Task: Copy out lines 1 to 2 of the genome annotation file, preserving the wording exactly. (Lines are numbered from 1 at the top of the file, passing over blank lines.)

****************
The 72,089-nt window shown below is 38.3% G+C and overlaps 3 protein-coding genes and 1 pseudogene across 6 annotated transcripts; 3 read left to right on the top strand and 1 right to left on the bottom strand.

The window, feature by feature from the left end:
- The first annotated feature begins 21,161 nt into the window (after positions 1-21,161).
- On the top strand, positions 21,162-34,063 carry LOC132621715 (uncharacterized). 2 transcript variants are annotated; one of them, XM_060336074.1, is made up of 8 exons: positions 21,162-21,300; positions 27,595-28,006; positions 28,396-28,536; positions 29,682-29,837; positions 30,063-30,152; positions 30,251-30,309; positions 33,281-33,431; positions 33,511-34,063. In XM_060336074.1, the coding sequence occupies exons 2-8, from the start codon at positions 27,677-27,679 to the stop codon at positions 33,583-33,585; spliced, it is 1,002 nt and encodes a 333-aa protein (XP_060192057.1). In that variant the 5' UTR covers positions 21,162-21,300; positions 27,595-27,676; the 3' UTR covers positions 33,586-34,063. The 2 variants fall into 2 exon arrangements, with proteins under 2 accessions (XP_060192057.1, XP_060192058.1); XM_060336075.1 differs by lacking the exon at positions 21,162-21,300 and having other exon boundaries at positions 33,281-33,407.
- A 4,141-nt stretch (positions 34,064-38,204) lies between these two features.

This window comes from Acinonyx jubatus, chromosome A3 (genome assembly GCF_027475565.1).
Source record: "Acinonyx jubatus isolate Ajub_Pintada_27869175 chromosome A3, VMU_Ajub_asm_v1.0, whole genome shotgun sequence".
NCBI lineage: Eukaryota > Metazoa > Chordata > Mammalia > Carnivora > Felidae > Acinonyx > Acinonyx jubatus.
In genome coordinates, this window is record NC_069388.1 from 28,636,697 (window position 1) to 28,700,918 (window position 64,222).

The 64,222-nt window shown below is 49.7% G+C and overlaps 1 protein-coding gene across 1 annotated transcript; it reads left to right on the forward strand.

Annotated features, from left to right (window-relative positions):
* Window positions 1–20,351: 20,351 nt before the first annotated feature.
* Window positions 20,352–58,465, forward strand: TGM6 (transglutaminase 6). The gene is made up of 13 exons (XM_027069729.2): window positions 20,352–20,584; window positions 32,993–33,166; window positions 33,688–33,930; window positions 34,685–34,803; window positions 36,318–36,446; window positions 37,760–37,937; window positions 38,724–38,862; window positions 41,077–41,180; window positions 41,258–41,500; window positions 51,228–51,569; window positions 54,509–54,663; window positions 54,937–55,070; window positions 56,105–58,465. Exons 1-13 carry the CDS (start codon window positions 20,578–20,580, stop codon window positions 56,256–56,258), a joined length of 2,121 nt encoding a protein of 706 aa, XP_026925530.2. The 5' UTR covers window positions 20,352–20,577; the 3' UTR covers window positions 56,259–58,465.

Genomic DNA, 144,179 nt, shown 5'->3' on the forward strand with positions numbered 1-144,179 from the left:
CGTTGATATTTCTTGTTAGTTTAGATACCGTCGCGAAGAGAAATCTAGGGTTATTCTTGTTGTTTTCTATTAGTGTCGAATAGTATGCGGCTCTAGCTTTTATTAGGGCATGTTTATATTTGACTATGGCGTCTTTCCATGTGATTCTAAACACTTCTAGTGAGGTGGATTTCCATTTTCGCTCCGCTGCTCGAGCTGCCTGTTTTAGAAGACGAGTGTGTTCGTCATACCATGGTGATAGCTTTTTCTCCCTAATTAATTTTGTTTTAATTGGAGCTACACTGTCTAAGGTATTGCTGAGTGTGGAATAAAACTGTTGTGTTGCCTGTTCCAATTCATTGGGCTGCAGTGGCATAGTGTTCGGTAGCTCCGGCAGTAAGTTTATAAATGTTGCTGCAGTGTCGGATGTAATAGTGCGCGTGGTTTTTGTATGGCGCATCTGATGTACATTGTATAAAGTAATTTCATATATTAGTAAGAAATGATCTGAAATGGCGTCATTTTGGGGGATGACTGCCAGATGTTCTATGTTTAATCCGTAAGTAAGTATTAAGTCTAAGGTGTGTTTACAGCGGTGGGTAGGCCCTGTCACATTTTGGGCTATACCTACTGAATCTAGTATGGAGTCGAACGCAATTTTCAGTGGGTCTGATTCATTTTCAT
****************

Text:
The 72,089-nt window shown below is 38.3% G+C and overlaps 3 protein-coding genes and 1 pseudogene across 6 annotated transcripts; 3 read left to right on the top strand and 1 right to left on the bottom strand.

The window, feature by feature from the left end: